Pet owners seek alternatives for emergency care amid VSES closure; telehealth among the options

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There may be a new option for pets that need emergency care.

Veterinary Specialists and Emergency Services in Brighton used to be open 24/7.

It’s been scaling back its hours over the last year and recently announced it’s closing for good on Nov. 27.

News10NBC’s Bekka Fifield spoke with pet owners who are now looking for alternatives.

It’s hard to know what to do with when your pet isn’t feeling their best – especially when it’s outside of business hours. But an online company may help fill that gap.

Jodi’s got a lot of medical issues. They sometimes flare up and she needs to be seen by the vet.

“Three legs, no sight, no lower jaw, no teeth. And as time has gone on, Jodi has developed other issues as well. She has a very enlarged heart, she’s in kidney failure, she has glaucoma in her left eye, she has edema,” owner Laurie Lomonaco Newman said.

Just two weeks ago, ,Jodi started gasping for air, and Lomonaco Newman took her straight to the vet, which was open.

But what if this happened in the middle of the night?

“I would have been in the car driving to Orchard Park. I don’t know if Jodi would have made it to Orchard Park and that’s a huge concern,” Lomonaco Newman said.

One day, another dog, Lucy was lethargic and vomiting, and Lisa White’s vet wasn’t open.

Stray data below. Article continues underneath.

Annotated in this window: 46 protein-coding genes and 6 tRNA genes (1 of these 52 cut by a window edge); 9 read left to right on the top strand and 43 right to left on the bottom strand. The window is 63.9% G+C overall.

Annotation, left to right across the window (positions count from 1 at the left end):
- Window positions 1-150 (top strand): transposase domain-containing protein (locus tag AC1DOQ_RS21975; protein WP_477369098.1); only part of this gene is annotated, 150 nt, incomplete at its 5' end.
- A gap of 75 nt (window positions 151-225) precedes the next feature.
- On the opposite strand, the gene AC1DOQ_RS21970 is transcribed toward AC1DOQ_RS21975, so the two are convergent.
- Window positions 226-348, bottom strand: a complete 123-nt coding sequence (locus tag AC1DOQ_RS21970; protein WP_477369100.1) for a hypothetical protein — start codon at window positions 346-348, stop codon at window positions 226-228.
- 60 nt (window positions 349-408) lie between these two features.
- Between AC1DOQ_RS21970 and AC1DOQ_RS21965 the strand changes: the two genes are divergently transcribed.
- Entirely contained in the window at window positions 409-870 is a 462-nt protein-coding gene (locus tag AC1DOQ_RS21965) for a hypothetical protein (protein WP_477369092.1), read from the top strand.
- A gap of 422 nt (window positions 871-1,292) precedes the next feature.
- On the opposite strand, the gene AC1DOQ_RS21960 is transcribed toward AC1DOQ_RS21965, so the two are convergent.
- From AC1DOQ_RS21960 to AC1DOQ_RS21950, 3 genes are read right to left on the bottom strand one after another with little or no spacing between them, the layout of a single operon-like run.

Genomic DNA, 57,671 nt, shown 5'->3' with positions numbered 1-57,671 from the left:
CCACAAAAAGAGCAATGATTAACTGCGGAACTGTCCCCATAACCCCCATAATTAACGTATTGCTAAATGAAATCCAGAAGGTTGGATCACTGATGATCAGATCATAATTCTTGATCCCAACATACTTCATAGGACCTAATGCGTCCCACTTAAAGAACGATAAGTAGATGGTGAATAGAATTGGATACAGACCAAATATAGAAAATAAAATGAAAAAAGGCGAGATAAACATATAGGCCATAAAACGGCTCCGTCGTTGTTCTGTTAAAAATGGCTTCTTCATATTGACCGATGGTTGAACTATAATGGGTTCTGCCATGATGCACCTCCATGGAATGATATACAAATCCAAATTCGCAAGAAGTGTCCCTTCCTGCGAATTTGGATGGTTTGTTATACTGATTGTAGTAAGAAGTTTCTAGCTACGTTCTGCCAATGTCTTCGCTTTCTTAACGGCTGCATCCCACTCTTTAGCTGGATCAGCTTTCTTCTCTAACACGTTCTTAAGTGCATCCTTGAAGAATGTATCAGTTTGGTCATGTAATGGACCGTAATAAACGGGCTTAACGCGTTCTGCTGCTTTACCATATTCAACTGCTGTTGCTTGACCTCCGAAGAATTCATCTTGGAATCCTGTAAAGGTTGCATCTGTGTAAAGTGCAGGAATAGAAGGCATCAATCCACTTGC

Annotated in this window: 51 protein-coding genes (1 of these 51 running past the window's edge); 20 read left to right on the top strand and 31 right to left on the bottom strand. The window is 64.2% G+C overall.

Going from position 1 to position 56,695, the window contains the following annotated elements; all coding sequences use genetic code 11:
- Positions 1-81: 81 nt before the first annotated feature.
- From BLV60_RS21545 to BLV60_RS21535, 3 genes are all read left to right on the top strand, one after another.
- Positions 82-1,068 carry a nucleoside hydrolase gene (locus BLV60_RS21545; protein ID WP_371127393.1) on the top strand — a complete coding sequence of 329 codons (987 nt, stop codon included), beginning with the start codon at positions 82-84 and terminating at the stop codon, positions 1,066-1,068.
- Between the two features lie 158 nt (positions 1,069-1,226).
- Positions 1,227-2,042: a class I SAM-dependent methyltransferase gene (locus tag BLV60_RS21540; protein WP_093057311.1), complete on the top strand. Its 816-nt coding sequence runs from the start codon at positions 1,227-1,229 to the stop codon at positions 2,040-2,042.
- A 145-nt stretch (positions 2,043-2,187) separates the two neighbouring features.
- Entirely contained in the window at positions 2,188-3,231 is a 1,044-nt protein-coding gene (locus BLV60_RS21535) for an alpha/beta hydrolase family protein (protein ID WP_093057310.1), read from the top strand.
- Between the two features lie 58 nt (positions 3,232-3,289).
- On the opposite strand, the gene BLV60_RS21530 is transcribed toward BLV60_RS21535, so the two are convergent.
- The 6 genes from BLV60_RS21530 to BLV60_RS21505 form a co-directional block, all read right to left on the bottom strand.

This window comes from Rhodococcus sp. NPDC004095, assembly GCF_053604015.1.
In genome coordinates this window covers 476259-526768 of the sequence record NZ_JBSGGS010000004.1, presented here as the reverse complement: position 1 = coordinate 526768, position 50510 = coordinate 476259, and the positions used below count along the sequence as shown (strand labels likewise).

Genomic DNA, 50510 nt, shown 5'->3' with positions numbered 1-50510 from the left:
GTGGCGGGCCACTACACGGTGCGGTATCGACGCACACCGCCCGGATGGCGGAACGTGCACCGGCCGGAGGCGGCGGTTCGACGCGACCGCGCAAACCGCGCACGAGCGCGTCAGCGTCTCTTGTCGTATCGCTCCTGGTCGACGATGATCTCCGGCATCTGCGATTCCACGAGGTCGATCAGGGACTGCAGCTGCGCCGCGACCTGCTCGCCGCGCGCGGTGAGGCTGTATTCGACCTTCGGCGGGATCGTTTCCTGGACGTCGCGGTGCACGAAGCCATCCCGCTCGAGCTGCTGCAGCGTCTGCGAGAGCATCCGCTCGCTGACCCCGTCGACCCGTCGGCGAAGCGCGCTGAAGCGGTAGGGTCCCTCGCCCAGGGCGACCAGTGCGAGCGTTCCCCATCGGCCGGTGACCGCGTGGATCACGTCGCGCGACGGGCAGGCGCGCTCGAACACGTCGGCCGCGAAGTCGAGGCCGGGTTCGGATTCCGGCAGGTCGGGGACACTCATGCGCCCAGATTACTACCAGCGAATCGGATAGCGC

So they had to take her to the 24-hour emergency vet, where she got better — but White questions what she’ll do when VSES is gone.

“It’s pretty scary, it’s like not having a hospital that’s open for your kid or for you if you were to need it,” she said.

That’s where Dr. Shadi Ireifej’s VetTriage can help.

“If we can have veterinarians available for their pet owners at their convenience wherever they’re located — no matter what time or species, all around the world. That will help with access and spectrum of care,” Ireifej said.

VetTriage is an online tele-vet service that pet owners can access anytime, anywhere for an emergency telehealth vet visit.

“VetTriage is able to decide which case warrants that level of emergency care, which we find 80% do not; we can help give pet parents peace of mind, advice and monitoring instructions to stay home and avoid that emergency visit,” Ireifej said.

Both Laurie and Lisa say they would turn to a service like this because they love their dogs just like their own family, and would do anything it took to make them better again.

“They’re family to us, and they’re going to get the medical care that they need time after time again to help them. Granted, Jodi is sixteen and a half years old but she’s not ready to go yet,” Lomonaco Newman said.

If you’re looking to see what VetTriage is all about, you can check it out here.